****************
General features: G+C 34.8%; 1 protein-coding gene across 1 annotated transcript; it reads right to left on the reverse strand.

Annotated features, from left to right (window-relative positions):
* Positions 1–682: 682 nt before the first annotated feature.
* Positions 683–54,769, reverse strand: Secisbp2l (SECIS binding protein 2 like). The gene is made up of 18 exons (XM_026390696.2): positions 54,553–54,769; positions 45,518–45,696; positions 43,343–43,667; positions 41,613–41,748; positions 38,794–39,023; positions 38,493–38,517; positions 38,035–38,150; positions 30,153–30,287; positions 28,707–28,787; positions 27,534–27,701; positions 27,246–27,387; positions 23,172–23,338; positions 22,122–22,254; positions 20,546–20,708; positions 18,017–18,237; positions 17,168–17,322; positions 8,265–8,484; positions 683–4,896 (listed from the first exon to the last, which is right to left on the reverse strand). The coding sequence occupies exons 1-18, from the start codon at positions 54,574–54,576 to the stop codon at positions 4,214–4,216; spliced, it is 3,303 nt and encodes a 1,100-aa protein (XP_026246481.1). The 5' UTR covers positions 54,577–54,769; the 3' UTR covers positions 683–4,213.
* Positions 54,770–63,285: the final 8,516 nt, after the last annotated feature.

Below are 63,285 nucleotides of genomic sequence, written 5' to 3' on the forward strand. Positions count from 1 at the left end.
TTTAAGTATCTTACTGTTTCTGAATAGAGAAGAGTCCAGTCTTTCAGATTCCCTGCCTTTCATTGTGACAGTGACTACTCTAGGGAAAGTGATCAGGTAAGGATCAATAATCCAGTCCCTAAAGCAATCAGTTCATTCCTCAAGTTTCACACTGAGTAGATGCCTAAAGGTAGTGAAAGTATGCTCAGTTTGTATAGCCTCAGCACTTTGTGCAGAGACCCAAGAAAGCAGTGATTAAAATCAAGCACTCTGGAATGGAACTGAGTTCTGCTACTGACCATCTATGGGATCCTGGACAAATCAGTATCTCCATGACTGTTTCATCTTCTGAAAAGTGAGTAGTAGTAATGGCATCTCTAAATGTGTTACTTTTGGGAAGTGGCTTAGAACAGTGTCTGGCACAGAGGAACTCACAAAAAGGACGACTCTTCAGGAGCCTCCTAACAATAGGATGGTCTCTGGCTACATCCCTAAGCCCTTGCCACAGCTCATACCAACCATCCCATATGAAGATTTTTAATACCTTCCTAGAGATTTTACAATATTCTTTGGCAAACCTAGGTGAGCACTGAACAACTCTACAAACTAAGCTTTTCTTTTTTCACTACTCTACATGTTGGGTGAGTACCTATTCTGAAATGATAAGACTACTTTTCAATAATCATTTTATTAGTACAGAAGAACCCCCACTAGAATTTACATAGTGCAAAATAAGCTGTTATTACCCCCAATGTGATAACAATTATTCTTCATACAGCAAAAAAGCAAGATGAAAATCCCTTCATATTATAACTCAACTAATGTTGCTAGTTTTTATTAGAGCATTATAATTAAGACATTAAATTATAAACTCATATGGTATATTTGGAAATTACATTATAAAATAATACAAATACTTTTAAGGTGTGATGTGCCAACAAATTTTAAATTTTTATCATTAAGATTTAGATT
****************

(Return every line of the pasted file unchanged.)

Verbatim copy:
General features: G+C 34.8%; 1 protein-coding gene across 1 annotated transcript; it reads right to left on the reverse strand.

Annotated features, from left to right (window-relative positions):
* Positions 1–682: 682 nt before the first annotated feature.
* Positions 683–54,769, reverse strand: Secisbp2l (SECIS binding protein 2 like). The gene is made up of 18 exons (XM_026390696.2): positions 54,553–54,769; positions 45,518–45,696; positions 43,343–43,667; positions 41,613–41,748; positions 38,794–39,023; positions 38,493–38,517; positions 38,035–38,150; positions 30,153–30,287; positions 28,707–28,787; positions 27,534–27,701; positions 27,246–27,387; positions 23,172–23,338; positions 22,122–22,254; positions 20,546–20,708; positions 18,017–18,237; positions 17,168–17,322; positions 8,265–8,484; positions 683–4,896 (listed from the first exon to the last, which is right to left on the reverse strand). The coding sequence occupies exons 1-18, from the start codon at positions 54,574–54,576 to the stop codon at positions 4,214–4,216; spliced, it is 3,303 nt and encodes a 1,100-aa protein (XP_026246481.1). The 5' UTR covers positions 54,577–54,769; the 3' UTR covers positions 683–4,213.
* Positions 54,770–63,285: the final 8,516 nt, after the last annotated feature.

Below are 63,285 nucleotides of genomic sequence, written 5' to 3' on the forward strand. Positions count from 1 at the left end.
TTTAAGTATCTTACTGTTTCTGAATAGAGAAGAGTCCAGTCTTTCAGATTCCCTGCCTTTCATTGTGACAGTGACTACTCTAGGGAAAGTGATCAGGTAAGGATCAATAATCCAGTCCCTAAAGCAATCAGTTCATTCCTCAAGTTTCACACTGAGTAGATGCCTAAAGGTAGTGAAAGTATGCTCAGTTTGTATAGCCTCAGCACTTTGTGCAGAGACCCAAGAAAGCAGTGATTAAAATCAAGCACTCTGGAATGGAACTGAGTTCTGCTACTGACCATCTATGGGATCCTGGACAAATCAGTATCTCCATGACTGTTTCATCTTCTGAAAAGTGAGTAGTAGTAATGGCATCTCTAAATGTGTTACTTTTGGGAAGTGGCTTAGAACAGTGTCTGGCACAGAGGAACTCACAAAAAGGACGACTCTTCAGGAGCCTCCTAACAATAGGATGGTCTCTGGCTACATCCCTAAGCCCTTGCCACAGCTCATACCAACCATCCCATATGAAGATTTTTAATACCTTCCTAGAGATTTTACAATATTCTTTGGCAAACCTAGGTGAGCACTGAACAACTCTACAAACTAAGCTTTTCTTTTTTCACTACTCTACATGTTGGGTGAGTACCTATTCTGAAATGATAAGACTACTTTTCAATAATCATTTTATTAGTACAGAAGAACCCCCACTAGAATTTACATAGTGCAAAATAAGCTGTTATTACCCCCAATGTGATAACAATTATTCTTCATACAGCAAAAAAGCAAGATGAAAATCCCTTCATATTATAACTCAACTAATGTTGCTAGTTTTTATTAGAGCATTATAATTAAGACATTAAATTATAAACTCATATGGTATATTTGGAAATTACATTATAAAATAATACAAATACTTTTAAGGTGTGATGTGCCAACAAATTTTAAATTTTTATCATTAAGATTTAGATT